Review Summary: Yes in 2011: going back to the early 80's.
With Fly From Here
, Yes have created not only their first album in ten years, but also their first since Drama
that doesn’t feature the characteristic voice of Jon Anderson. Canadian singer Benoît David, formerly of tribute band Close to the Edge, stepped in for an ill Anderson and eventually became Yes’ proper lead singer. It is barely the only connection to the 1980 record, as the entire specific line-up is involved in the group’s eighteenth release: Geoff Downes returned on keyboards following Oliver Wakeman’s departure during the initial stages of recording, while Trevor Horn produces.
This does make the sound of the Yes from 30 years ago come through on Fly From Here
, cheesy keyboards and all. Yet Drama
was heavy, still their heaviest now. Fly From Here
seems almost like a direct counterpoint, sharing a lot of common ground musically, but being far lighter and more upbeat. In 1980, Drama
was the sound of a fresh start. Unfortunately, Yes has gone through too many low points since 1983, passed far too many years, to consider any new album now a real fresh start. It would be foolish to expect true excellence here. Still, there certainly is some kind of freshness to it.
As the new vocalist, David obviously has a significant role in this. He can hit the challenging high notes of Yes’ classics, as proven live since he has been with the band, but his natural voice is slightly lower, which, blasphemous as some hardcore fans may find it same as with Drama
, is a relief to listen to after enduring Anderson for many consecutive albums. No discredit to the man’s vocal talents or his crucial role in shaping Yes’ sound, but there are few he doesn’t grow to annoy at one point or another. David brings a welcoming calm with him, and it certainly aids Fly From Here
It’s all there for a return-to-form, even the old-school epic. The 23-minute title track, divided into six sections that form the first half of the album, relives the greats as Close to the Edge
and Gates of Delirium
. The sections are more distinct than on past epics, which may make them easier to listen to individually, but at the same time makes Fly From Here
less coherent and ultimately weaker as a whole. The upbeat We Can Fly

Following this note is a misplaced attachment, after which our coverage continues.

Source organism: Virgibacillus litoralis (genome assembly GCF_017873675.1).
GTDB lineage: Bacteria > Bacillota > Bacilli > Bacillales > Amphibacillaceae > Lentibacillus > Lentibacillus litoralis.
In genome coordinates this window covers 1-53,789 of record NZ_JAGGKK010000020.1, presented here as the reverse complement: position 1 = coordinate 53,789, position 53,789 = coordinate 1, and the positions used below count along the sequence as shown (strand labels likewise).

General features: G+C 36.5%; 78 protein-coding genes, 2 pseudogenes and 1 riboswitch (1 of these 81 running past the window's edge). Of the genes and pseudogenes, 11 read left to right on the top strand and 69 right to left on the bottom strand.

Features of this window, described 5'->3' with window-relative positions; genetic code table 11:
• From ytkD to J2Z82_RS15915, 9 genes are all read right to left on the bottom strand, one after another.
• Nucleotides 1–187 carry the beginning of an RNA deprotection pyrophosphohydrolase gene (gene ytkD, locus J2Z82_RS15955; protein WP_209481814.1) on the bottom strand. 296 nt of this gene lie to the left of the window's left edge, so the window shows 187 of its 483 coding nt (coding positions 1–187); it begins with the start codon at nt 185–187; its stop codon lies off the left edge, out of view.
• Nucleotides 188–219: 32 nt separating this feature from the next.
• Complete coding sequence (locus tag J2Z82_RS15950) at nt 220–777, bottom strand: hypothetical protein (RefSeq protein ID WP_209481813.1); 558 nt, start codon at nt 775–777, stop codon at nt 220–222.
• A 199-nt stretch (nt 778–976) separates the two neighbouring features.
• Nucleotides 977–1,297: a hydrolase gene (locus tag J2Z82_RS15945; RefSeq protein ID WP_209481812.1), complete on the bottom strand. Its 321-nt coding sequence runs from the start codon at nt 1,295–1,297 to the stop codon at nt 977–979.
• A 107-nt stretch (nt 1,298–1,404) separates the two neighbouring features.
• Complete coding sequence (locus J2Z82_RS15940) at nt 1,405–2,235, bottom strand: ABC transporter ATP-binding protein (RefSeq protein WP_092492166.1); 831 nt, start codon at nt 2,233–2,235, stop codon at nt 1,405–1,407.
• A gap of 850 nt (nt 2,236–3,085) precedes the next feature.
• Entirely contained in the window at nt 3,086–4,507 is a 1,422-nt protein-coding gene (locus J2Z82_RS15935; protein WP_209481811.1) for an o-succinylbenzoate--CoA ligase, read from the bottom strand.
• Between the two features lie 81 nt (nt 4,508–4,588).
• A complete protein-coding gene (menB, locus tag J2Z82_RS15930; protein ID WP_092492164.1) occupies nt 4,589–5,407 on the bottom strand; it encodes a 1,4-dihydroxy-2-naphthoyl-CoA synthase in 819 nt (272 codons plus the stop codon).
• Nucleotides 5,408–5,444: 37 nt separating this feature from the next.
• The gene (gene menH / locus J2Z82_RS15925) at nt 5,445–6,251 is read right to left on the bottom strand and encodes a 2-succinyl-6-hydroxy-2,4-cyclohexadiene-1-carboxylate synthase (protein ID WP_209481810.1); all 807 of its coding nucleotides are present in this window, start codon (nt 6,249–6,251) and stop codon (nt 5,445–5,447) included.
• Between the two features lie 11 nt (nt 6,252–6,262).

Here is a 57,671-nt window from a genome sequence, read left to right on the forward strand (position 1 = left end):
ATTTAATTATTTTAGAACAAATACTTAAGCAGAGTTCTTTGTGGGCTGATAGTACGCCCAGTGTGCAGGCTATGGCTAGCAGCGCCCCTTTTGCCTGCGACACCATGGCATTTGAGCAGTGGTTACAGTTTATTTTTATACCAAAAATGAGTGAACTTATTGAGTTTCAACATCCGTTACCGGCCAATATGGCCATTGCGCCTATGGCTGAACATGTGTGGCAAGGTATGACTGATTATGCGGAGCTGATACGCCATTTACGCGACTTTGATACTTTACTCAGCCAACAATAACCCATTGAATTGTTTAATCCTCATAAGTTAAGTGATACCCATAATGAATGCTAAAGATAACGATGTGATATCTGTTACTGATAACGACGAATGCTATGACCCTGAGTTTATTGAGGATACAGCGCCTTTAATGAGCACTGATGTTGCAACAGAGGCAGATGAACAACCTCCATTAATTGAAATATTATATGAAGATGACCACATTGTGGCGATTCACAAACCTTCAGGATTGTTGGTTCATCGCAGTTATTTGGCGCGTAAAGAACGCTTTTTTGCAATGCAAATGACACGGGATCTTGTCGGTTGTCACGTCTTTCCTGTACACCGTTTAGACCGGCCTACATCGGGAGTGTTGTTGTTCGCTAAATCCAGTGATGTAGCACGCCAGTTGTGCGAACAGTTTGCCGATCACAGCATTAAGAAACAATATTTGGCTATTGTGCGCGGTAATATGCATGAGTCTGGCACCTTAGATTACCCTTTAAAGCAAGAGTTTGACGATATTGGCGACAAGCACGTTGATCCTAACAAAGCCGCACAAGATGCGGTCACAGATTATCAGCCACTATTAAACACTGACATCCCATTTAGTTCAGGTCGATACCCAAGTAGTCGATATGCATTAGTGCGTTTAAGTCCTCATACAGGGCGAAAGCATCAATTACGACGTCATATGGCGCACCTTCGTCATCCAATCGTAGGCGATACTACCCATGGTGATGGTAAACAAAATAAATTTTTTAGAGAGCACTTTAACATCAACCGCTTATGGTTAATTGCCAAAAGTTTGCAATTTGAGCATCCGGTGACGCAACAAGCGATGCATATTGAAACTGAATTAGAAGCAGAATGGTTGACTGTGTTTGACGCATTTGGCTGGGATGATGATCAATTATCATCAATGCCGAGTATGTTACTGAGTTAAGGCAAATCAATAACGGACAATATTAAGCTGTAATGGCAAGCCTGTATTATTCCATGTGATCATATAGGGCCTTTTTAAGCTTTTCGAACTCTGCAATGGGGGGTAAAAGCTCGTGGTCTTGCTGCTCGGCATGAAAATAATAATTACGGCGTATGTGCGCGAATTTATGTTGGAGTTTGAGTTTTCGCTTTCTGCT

moves into Sad Night at the Airfield
without warning, which has the complete opposite mood, and also the sudden burst of Bumpy Ride
comes too unexpectedly. Squire and Howe should know better, as the differing sections of former epics, especially Close to the Edge
, flowed seamlessly. Nevertheless, it’s all great musically, reminiscent of old-school Yes without sounding forced, with a renewed emphasis on keyboards that fans will appreciate since these originally played a major part in the band’s sound.
Slight criticism aside, Fly From Here
’s first half is a highlight and actually one of the best things Yes have done on their more recent work. The second is a little less consistent, but in no way an afterthought. Squire takes a surprising lead vocal on The Man You Always Wanted Me to Be
, a 90125
-influenced pop song that may be dated, but comes out strongly, as the bassist’s voice lends itself quite effectively to it, harmonising with David during the chorus. Hour of Need
falls into the same category, but is far less convincing. Life on a Film Set
has some great melodies going, but does not fail to confuse with its lyrics, especially the oft-repeated ‘riding a tiger’ chorus. Solitaire
is another Howe acoustic piece, a tradition that began with Clap
on The Yes Album
, while the more rocking Into the Storm
serves as a very adequate closer.
What you’ll think of Fly From Here
very much depends on what you thought of Drama
. Although their classic sound is picked up again with the epic title track, Yes’ newest release revives much of their early 80’s-vibe, which is not a period in the band’s history everyone is known to appreciate. Fact still is the band has aged a lot, and their songwriting doesn’t have all the power it used to. This album is meant only for long-time fans, but at what it tries to do, it is fairly consistent and successful. Yes have had a long run, and they’re still getting something decent out of it in 2011.
Fly From Here’s Yes is:
- Benoît David ~ Lead Vocals
- Stephen James Howe ~ Lead Guitars, Backing Vocals
- Christopher Russell Squire ~ Bass Guitar, Lead and Backing Vocals
- Alan White ~ Drums
- Geoffrey Downes ~ Keyboards